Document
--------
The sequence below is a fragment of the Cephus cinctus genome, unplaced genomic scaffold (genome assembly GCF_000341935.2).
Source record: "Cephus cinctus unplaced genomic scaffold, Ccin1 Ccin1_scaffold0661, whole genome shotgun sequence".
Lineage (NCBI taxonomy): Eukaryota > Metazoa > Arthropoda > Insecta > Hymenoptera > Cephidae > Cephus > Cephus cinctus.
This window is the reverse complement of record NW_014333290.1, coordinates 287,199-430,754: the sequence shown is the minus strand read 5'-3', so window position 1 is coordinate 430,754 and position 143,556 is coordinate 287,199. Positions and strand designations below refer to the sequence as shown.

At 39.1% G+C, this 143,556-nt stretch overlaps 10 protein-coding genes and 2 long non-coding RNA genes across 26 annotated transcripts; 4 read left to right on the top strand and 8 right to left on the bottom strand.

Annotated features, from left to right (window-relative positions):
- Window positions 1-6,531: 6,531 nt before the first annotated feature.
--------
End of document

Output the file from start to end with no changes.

The sequence below is a fragment of the Cephus cinctus genome, unplaced genomic scaffold (genome assembly GCF_000341935.2).
Source record: "Cephus cinctus unplaced genomic scaffold, Ccin1 Ccin1_scaffold0661, whole genome shotgun sequence".
Lineage (NCBI taxonomy): Eukaryota > Metazoa > Arthropoda > Insecta > Hymenoptera > Cephidae > Cephus > Cephus cinctus.
This window is the reverse complement of record NW_014333290.1, coordinates 287,199-430,754: the sequence shown is the minus strand read 5'-3', so window position 1 is coordinate 430,754 and position 143,556 is coordinate 287,199. Positions and strand designations below refer to the sequence as shown.

At 39.1% G+C, this 143,556-nt stretch overlaps 10 protein-coding genes and 2 long non-coding RNA genes across 26 annotated transcripts; 4 read left to right on the top strand and 8 right to left on the bottom strand.

Annotated features, from left to right (window-relative positions):
- Window positions 1-6,531: 6,531 nt before the first annotated feature.